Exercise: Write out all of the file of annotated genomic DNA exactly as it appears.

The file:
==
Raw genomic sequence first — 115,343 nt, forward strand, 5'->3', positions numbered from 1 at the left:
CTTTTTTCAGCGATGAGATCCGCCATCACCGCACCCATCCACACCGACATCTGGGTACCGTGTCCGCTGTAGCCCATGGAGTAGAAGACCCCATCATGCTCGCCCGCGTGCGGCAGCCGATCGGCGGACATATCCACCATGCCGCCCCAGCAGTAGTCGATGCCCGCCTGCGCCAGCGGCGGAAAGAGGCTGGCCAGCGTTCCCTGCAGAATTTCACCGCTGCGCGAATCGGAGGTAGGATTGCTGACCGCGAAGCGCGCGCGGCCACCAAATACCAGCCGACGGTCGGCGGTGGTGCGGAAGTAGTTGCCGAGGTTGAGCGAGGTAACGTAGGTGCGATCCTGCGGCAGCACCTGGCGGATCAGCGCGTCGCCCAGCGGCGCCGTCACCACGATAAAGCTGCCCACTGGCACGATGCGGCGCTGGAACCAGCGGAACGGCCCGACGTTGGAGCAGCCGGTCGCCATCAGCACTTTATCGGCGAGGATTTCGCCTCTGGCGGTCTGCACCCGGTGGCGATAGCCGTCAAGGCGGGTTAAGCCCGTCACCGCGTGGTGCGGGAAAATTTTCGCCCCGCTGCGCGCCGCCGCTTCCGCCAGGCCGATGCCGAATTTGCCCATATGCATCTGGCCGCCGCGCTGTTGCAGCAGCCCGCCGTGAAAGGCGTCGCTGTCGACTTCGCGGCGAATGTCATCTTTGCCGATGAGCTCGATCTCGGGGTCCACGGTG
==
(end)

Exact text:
Raw genomic sequence first — 115,343 nt, forward strand, 5'->3', positions numbered from 1 at the left:
CTTTTTTCAGCGATGAGATCCGCCATCACCGCACCCATCCACACCGACATCTGGGTACCGTGTCCGCTGTAGCCCATGGAGTAGAAGACCCCATCATGCTCGCCCGCGTGCGGCAGCCGATCGGCGGACATATCCACCATGCCGCCCCAGCAGTAGTCGATGCCCGCCTGCGCCAGCGGCGGAAAGAGGCTGGCCAGCGTTCCCTGCAGAATTTCACCGCTGCGCGAATCGGAGGTAGGATTGCTGACCGCGAAGCGCGCGCGGCCACCAAATACCAGCCGACGGTCGGCGGTGGTGCGGAAGTAGTTGCCGAGGTTGAGCGAGGTAACGTAGGTGCGATCCTGCGGCAGCACCTGGCGGATCAGCGCGTCGCCCAGCGGCGCCGTCACCACGATAAAGCTGCCCACTGGCACGATGCGGCGCTGGAACCAGCGGAACGGCCCGACGTTGGAGCAGCCGGTCGCCATCAGCACTTTATCGGCGAGGATTTCGCCTCTGGCGGTCTGCACCCGGTGGCGATAGCCGTCAAGGCGGGTTAAGCCCGTCACCGCGTGGTGCGGGAAAATTTTCGCCCCGCTGCGCGCCGCCGCTTCCGCCAGGCCGATGCCGAATTTGCCCATATGCATCTGGCCGCCGCGCTGTTGCAGCAGCCCGCCGTGAAAGGCGTCGCTGTCGACTTCGCGGCGAATGTCATCTTTGCCGATGAGCTCGATCTCGGGGTCCACGGTG